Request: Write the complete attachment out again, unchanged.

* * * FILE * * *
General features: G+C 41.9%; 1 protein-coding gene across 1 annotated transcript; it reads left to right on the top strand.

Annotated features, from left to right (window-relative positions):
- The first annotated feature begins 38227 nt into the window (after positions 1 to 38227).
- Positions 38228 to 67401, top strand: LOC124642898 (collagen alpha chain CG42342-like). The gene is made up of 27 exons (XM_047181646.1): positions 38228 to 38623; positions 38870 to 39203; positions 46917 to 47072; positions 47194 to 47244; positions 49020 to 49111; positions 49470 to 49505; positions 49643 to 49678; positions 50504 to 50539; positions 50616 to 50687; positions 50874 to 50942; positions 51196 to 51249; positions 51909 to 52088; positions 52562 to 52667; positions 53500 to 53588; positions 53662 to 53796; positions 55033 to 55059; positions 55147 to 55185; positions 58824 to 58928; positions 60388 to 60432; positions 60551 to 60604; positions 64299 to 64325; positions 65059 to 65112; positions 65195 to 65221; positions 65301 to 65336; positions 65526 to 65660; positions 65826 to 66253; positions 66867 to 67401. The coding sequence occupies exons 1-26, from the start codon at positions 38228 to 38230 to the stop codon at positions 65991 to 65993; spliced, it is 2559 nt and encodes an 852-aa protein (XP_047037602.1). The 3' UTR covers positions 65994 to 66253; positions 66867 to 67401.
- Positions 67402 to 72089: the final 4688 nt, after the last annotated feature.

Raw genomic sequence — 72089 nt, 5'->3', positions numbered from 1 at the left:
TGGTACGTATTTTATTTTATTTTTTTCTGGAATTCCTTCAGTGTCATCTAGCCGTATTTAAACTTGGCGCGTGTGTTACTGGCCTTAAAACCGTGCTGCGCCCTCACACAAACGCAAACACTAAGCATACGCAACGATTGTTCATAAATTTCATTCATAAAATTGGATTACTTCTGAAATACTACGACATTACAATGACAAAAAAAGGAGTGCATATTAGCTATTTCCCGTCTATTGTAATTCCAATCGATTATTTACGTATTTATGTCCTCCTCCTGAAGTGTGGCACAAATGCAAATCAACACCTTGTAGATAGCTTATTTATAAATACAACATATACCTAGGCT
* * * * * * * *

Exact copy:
General features: G+C 41.9%; 1 protein-coding gene across 1 annotated transcript; it reads left to right on the top strand.

Annotated features, from left to right (window-relative positions):
- The first annotated feature begins 38227 nt into the window (after positions 1 to 38227).
- Positions 38228 to 67401, top strand: LOC124642898 (collagen alpha chain CG42342-like). The gene is made up of 27 exons (XM_047181646.1): positions 38228 to 38623; positions 38870 to 39203; positions 46917 to 47072; positions 47194 to 47244; positions 49020 to 49111; positions 49470 to 49505; positions 49643 to 49678; positions 50504 to 50539; positions 50616 to 50687; positions 50874 to 50942; positions 51196 to 51249; positions 51909 to 52088; positions 52562 to 52667; positions 53500 to 53588; positions 53662 to 53796; positions 55033 to 55059; positions 55147 to 55185; positions 58824 to 58928; positions 60388 to 60432; positions 60551 to 60604; positions 64299 to 64325; positions 65059 to 65112; positions 65195 to 65221; positions 65301 to 65336; positions 65526 to 65660; positions 65826 to 66253; positions 66867 to 67401. The coding sequence occupies exons 1-26, from the start codon at positions 38228 to 38230 to the stop codon at positions 65991 to 65993; spliced, it is 2559 nt and encodes an 852-aa protein (XP_047037602.1). The 3' UTR covers positions 65994 to 66253; positions 66867 to 67401.
- Positions 67402 to 72089: the final 4688 nt, after the last annotated feature.

Raw genomic sequence — 72089 nt, 5'->3', positions numbered from 1 at the left:
TGGTACGTATTTTATTTTATTTTTTTCTGGAATTCCTTCAGTGTCATCTAGCCGTATTTAAACTTGGCGCGTGTGTTACTGGCCTTAAAACCGTGCTGCGCCCTCACACAAACGCAAACACTAAGCATACGCAACGATTGTTCATAAATTTCATTCATAAAATTGGATTACTTCTGAAATACTACGACATTACAATGACAAAAAAAGGAGTGCATATTAGCTATTTCCCGTCTATTGTAATTCCAATCGATTATTTACGTATTTATGTCCTCCTCCTGAAGTGTGGCACAAATGCAAATCAACACCTTGTAGATAGCTTATTTATAAATACAACATATACCTAGGCT